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Pharmaceutical companies may be raking in profits as this year's flu season gets underway, but drug stores are increasingly benefiting from the flu season as well, according to health care analysts.
Drug stores including Walgreens, CVS and Rite Aid started offering the flu shot in August, according to the companies.
"You know...a little over 10 percent of those vaccinations are occurring in these pharmacies and I think that will continue to grow, because it's very convenient to get your flu shot there and it's relatively cheap as well," said Morningstar Health Care Equity Strategist Damien Conover.
About 18 percent of adults got their flu shots from pharmacies and 35 percent got their shots at a doctor's office early in last year's flu season, according to the Centers for Disease Control and Prevention.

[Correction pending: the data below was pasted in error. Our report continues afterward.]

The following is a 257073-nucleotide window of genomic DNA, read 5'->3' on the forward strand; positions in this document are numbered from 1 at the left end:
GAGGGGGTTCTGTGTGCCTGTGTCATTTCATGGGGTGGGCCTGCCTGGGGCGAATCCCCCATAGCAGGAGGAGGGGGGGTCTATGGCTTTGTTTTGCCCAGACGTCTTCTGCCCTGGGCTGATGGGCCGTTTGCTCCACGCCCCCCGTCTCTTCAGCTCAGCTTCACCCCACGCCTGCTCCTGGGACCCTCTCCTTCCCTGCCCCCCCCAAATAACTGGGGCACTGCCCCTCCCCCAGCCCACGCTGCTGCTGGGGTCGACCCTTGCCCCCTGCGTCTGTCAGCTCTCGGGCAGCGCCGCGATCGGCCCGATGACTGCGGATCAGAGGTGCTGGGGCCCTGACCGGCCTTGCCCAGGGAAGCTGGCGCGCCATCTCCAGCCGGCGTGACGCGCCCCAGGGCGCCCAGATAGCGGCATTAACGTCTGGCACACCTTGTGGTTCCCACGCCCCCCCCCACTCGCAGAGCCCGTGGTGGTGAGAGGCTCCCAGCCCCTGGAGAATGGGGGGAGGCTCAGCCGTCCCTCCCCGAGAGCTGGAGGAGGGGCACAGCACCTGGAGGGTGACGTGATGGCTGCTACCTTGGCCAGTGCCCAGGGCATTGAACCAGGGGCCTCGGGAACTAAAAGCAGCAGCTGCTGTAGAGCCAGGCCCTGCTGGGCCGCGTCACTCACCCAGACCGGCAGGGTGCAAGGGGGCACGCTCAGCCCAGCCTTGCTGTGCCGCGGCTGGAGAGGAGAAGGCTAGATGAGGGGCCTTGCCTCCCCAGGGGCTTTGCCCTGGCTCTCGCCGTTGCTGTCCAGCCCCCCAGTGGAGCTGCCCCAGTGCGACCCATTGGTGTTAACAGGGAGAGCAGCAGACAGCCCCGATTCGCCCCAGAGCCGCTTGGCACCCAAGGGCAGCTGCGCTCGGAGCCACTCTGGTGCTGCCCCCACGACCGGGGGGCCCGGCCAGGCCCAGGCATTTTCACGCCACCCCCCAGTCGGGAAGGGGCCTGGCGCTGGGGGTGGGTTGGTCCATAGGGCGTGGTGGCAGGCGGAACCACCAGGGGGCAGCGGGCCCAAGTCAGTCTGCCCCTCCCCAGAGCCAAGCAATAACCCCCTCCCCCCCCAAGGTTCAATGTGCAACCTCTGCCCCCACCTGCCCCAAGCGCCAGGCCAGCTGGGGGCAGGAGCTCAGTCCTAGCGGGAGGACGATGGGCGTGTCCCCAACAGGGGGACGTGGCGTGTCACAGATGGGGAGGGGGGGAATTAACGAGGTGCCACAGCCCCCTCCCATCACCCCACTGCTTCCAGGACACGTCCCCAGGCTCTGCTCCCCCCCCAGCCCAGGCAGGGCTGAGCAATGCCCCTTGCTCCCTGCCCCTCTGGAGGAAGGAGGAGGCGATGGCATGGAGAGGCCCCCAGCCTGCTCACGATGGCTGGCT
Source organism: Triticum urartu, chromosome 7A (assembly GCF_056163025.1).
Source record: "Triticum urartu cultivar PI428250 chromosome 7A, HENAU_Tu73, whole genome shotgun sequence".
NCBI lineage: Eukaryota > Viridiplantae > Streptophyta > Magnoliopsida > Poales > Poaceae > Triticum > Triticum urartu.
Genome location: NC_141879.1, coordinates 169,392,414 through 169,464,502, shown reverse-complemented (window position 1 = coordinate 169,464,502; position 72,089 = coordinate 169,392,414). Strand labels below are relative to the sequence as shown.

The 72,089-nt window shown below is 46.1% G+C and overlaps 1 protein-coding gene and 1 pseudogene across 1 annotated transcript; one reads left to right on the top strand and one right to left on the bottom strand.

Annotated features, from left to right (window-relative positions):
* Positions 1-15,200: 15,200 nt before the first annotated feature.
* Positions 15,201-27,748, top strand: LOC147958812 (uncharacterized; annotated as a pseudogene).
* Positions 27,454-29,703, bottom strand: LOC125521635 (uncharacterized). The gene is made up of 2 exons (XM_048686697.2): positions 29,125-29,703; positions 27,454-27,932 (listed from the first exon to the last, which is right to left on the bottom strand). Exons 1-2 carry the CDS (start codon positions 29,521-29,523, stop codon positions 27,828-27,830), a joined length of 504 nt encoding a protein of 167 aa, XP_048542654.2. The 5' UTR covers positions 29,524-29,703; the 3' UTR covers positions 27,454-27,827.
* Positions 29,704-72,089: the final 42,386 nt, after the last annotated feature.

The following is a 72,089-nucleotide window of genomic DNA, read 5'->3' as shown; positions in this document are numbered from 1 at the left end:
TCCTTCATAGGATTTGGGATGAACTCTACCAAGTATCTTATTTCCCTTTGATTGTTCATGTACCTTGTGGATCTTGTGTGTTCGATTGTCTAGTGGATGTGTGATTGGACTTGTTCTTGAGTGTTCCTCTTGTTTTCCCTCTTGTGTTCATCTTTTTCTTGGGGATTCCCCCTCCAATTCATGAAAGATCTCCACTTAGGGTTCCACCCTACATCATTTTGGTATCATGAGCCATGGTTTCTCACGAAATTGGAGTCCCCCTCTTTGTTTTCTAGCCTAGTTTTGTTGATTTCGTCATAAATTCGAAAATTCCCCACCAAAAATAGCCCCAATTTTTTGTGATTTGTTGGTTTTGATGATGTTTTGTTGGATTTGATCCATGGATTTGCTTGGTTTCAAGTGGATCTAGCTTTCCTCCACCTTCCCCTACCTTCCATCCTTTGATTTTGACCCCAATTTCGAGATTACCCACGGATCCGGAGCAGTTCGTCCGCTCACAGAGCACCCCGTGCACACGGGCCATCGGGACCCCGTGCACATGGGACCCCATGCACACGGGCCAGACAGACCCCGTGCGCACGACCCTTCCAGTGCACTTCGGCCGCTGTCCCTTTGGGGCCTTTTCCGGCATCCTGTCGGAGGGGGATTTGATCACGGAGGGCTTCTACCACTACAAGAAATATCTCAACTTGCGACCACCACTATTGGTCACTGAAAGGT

More flu shots being administered at pharmacies has broader implications for drug stores, according to Conover. Besides making money by marking up the price of a shot, which could potentially cost more depending on whether a patient is insured, flu shots can increase foot traffic and ultimately sales at drug stores, Conover noted.
And overall demand for flu vaccines, wherever they're administered, is on the rise, Conover told "Big Data Download."
"What we're seeing this year I think is kind of a continuation of a trend that really started a couple years ago with the H1N1 [swine flu] scare that really got a lot of people more interested in getting flu vaccinations," Conover said. "So over the last couple years, there's been more interest in getting vaccinations and because of that, the manufacturers are producing more and more vaccines that could be available to meet this increased demand."
Big pharmaceutical firms manufacture nearly 90 percent of all flu shots administered, with Sanofi producing 54 percent, GlaxoSmithKline producing 17 percent and Novartis producing 17 percent, according to Conover.
By Althea Chang
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